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Nicole Ackerman | SLAC | USA

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Physicists on Bikes

I’m on my own this weekend since my partner, Tom, is off bike racing in Nevada. A surprisingly large portion of the Stanford Cycling team are physics graduate students. In fact, cycling seems to be the sport of physicists. To be fair to my non-American colleagues who go crazy during the World Cup: yes, I know you love football (soccer) more than cycling. But most people (except Americans) love football, while it seems like the only Americans who care about cycling are physicists.

Einstein on a bike!

The trend may be due to a certain picture of Einstien on a bike that many of us have seen (after all, it is hypothesized that the “sloppiness” of physicists is also in imitation of him). But why was he on a bike? Did he catch the cycling bug from another physicist, like I did? Cycling often serves as a bonding activity between physicists. During my graduate school orientation we were invited on a “geek ride”, but informed that bikes bought at department and discount stores would likely be insufficient. I regularly see spandex-clad groups leaving SLAC and have gone on numerous rides with other physicists.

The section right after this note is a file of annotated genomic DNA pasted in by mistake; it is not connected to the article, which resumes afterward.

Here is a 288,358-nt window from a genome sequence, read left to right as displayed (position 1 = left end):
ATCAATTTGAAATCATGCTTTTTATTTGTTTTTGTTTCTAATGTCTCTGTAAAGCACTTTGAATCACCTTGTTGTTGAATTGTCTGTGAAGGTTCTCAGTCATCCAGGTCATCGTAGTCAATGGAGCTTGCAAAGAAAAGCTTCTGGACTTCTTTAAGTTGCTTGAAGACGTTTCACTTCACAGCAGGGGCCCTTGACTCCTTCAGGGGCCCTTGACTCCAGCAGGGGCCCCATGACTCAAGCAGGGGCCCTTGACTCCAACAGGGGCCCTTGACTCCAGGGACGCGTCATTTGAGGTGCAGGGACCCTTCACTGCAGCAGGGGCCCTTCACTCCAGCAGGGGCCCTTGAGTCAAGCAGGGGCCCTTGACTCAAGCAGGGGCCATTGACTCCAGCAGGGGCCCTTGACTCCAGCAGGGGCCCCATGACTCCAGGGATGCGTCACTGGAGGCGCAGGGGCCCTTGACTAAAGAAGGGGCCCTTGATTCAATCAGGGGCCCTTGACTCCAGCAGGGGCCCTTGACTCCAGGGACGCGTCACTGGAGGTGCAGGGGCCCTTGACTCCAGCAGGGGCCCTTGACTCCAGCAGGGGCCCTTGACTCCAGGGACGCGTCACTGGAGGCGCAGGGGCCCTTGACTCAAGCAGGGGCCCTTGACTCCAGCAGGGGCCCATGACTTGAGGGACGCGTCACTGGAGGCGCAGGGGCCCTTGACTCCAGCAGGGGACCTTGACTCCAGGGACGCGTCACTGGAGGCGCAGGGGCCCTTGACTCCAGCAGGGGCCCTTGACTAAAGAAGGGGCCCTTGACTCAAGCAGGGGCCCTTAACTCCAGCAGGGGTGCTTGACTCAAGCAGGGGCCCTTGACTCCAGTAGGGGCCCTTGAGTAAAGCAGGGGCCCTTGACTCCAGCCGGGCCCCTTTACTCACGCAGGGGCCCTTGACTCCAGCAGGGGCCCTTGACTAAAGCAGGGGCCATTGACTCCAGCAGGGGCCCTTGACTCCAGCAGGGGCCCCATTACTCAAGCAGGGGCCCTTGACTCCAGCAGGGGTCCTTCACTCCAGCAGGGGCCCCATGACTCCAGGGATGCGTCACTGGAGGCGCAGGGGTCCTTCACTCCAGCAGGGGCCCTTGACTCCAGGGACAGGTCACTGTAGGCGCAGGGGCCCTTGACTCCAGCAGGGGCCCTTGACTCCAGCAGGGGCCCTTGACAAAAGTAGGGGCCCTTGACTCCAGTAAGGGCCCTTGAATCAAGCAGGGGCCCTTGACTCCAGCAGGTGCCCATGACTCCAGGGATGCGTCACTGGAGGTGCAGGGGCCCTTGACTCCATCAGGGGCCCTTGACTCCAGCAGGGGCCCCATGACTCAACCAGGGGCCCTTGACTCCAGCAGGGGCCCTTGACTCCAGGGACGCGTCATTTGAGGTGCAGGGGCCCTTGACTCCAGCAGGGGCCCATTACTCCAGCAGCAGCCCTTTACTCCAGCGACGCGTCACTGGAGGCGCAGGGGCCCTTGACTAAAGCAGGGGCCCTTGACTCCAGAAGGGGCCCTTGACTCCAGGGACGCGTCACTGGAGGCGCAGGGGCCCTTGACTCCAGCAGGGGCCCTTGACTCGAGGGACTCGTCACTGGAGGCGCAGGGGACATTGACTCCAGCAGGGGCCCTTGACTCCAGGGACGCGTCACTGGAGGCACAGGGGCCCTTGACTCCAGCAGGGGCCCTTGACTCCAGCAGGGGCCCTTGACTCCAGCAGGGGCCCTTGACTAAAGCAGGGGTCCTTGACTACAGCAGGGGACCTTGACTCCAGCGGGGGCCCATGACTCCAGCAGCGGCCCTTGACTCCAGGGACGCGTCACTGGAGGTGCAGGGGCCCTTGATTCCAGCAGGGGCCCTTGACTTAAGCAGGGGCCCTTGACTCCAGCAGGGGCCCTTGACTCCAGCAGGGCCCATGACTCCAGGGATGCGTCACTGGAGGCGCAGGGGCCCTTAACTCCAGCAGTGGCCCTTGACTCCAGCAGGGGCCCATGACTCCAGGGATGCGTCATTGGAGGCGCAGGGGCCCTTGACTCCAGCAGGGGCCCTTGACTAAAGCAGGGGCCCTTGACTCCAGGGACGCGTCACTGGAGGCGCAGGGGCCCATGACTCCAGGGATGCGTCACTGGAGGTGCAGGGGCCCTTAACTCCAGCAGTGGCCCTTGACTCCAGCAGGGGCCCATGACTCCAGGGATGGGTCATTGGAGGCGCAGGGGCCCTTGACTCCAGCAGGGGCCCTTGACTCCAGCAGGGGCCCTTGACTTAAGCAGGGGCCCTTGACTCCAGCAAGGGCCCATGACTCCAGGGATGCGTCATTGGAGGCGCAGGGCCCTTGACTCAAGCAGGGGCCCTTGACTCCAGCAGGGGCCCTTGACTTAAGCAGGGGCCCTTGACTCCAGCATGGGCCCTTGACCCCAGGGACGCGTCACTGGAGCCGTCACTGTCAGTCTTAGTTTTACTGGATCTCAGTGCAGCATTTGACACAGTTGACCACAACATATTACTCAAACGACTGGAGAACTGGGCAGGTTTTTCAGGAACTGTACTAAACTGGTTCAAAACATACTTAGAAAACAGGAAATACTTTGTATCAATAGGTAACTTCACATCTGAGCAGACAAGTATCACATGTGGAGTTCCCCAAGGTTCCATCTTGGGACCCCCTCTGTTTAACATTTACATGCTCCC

Cycling provides an opportunity to push oneself physically, to think, and to be alone. Everything has physics behind it, but the forces are painfully obvious in cycling: wind resistance, friction, and angular momentum interacting with your balance. Unlike team sports, where you have to react to other people, cycling is about kinematic optimization. Can you speed up through this turn? Can you be more aerodynamic on this descent? While running is similar in some regards, I think cycling is an easier task. Anyone can start cycling, even if they are quite out of shape. They might not get too far or go very fast, but they can get somewhere.

I adore my bike and cycling, but don’t intend to ever race. I prefer biking alone and tend to keep a relaxed pace (and stop and take pictures). I sometimes challenge myself – I biked up Edgewood Road yesterday, which is more of a climb than what I normally do. It was a beautiful day out, a cool wind and not too hot, so I was one of many cyclists on the road. Yet the cyclists were outnumbered by butterflies; apparently there is a “painted lady” butterfly migration passing through the area right now. Now that the weather is consistently beautiful, I look forward to many more rides.

The view from the crest of Edgewood

The view from the crest of Edgewood

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